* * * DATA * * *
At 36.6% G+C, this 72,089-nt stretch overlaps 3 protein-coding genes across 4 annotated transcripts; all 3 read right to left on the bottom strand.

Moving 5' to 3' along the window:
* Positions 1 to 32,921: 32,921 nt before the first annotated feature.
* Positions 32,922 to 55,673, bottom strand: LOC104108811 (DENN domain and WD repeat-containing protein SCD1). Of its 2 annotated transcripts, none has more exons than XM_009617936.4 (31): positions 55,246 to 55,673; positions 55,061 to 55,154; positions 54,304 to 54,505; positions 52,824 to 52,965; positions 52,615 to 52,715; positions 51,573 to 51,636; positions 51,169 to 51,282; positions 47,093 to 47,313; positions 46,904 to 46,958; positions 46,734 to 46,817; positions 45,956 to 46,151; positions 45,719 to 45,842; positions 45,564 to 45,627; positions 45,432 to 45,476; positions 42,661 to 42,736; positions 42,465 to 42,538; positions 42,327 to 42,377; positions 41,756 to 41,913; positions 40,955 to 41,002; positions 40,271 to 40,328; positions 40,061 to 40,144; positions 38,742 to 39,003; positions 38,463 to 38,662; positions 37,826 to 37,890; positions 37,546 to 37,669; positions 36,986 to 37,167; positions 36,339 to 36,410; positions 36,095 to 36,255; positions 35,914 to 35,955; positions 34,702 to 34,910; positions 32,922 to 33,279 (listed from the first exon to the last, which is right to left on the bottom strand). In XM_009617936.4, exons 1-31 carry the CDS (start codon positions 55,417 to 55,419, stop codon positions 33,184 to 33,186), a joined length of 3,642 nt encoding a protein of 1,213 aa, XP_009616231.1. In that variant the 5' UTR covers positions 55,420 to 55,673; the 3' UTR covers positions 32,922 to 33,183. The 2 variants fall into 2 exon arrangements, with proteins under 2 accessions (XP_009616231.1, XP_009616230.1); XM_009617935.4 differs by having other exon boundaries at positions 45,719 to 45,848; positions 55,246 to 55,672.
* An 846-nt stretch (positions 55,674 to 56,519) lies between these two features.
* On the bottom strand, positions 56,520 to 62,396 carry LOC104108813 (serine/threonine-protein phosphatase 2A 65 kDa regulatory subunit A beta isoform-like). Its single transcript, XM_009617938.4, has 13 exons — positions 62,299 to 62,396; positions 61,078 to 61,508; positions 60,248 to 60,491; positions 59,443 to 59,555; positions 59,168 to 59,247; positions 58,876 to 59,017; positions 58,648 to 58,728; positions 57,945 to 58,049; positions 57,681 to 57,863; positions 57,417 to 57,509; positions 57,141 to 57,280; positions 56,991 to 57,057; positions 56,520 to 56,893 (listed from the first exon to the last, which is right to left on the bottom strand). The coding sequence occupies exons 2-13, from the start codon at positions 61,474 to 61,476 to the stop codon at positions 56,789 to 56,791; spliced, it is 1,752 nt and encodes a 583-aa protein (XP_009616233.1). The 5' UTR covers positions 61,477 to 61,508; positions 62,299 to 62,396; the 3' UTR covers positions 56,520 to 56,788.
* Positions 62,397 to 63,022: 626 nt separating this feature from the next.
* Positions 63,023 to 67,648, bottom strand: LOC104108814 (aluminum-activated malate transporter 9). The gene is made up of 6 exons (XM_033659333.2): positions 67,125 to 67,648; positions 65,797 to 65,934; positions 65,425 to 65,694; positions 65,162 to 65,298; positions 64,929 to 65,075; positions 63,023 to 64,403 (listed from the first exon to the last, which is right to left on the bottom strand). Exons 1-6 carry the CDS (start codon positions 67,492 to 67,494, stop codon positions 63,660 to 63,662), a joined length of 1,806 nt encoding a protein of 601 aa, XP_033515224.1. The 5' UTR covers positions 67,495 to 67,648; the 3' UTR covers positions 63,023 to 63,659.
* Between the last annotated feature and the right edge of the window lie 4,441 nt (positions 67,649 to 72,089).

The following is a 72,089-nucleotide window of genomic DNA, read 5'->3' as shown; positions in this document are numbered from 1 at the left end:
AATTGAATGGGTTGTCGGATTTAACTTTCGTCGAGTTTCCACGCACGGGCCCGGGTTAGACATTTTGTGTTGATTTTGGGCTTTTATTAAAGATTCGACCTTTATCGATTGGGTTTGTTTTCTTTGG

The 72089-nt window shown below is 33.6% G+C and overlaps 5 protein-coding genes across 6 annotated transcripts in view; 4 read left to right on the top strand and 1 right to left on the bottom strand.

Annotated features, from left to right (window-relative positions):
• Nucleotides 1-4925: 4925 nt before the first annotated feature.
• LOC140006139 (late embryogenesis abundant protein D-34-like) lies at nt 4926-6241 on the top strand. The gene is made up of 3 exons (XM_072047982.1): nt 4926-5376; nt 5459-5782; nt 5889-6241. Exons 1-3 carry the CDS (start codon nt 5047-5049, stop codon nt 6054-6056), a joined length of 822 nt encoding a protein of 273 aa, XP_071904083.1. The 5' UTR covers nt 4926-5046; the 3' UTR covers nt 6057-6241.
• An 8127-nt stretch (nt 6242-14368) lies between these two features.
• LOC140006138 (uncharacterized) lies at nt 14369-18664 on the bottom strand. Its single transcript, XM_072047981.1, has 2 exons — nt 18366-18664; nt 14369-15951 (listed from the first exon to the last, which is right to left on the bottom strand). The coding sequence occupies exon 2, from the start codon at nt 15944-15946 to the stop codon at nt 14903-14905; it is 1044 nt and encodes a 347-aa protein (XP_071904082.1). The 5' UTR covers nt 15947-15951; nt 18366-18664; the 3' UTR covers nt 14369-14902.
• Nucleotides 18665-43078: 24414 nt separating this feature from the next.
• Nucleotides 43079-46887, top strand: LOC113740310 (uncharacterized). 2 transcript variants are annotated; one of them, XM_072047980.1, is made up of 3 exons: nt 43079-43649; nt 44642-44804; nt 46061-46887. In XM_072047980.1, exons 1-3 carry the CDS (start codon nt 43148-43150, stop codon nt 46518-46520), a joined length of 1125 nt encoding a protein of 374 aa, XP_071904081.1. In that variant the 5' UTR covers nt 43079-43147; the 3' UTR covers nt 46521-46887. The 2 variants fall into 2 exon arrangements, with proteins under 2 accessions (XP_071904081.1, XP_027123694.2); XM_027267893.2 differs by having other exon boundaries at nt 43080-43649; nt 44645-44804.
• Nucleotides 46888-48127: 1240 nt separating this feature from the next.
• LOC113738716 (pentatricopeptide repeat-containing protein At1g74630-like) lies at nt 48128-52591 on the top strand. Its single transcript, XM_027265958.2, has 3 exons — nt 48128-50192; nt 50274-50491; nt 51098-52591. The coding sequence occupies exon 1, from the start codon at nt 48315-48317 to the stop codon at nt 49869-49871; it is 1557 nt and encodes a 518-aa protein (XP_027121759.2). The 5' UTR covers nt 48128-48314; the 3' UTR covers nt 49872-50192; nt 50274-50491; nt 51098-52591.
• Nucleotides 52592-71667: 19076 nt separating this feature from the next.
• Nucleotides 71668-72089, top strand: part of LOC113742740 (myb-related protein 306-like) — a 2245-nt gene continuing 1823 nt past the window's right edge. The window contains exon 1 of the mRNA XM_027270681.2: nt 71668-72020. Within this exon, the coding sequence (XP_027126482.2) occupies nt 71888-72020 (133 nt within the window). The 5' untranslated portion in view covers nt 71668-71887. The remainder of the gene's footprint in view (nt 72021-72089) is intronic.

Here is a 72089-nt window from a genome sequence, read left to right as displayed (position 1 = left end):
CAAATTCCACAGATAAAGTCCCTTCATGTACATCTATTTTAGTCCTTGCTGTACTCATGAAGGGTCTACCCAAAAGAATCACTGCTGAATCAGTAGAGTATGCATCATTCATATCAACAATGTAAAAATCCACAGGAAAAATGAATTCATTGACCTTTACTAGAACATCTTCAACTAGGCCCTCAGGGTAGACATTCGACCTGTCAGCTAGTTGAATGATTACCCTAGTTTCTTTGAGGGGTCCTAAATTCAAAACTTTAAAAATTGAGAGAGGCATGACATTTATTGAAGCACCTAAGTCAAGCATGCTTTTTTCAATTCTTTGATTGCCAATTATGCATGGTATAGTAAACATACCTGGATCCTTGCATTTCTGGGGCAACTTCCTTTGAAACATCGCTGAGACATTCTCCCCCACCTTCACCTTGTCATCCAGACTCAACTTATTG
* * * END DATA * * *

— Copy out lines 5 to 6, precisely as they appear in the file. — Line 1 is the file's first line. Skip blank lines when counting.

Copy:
* An 846-nt stretch (positions 55,674 to 56,519) lies between these two features.
* On the bottom strand, positions 56,520 to 62,396 carry LOC104108813 (serine/threonine-protein phosphatase 2A 65 kDa regulatory subunit A beta isoform-like). Its single transcript, XM_009617938.4, has 13 exons — positions 62,299 to 62,396; positions 61,078 to 61,508; positions 60,248 to 60,491; positions 59,443 to 59,555; positions 59,168 to 59,247; positions 58,876 to 59,017; positions 58,648 to 58,728; positions 57,945 to 58,049; positions 57,681 to 57,863; positions 57,417 to 57,509; positions 57,141 to 57,280; positions 56,991 to 57,057; positions 56,520 to 56,893 (listed from the first exon to the last, which is right to left on the bottom strand). The coding sequence occupies exons 2-13, from the start codon at positions 61,474 to 61,476 to the stop codon at positions 56,789 to 56,791; spliced, it is 1,752 nt and encodes a 583-aa protein (XP_009616233.1). The 5' UTR covers positions 61,477 to 61,508; positions 62,299 to 62,396; the 3' UTR covers positions 56,520 to 56,788.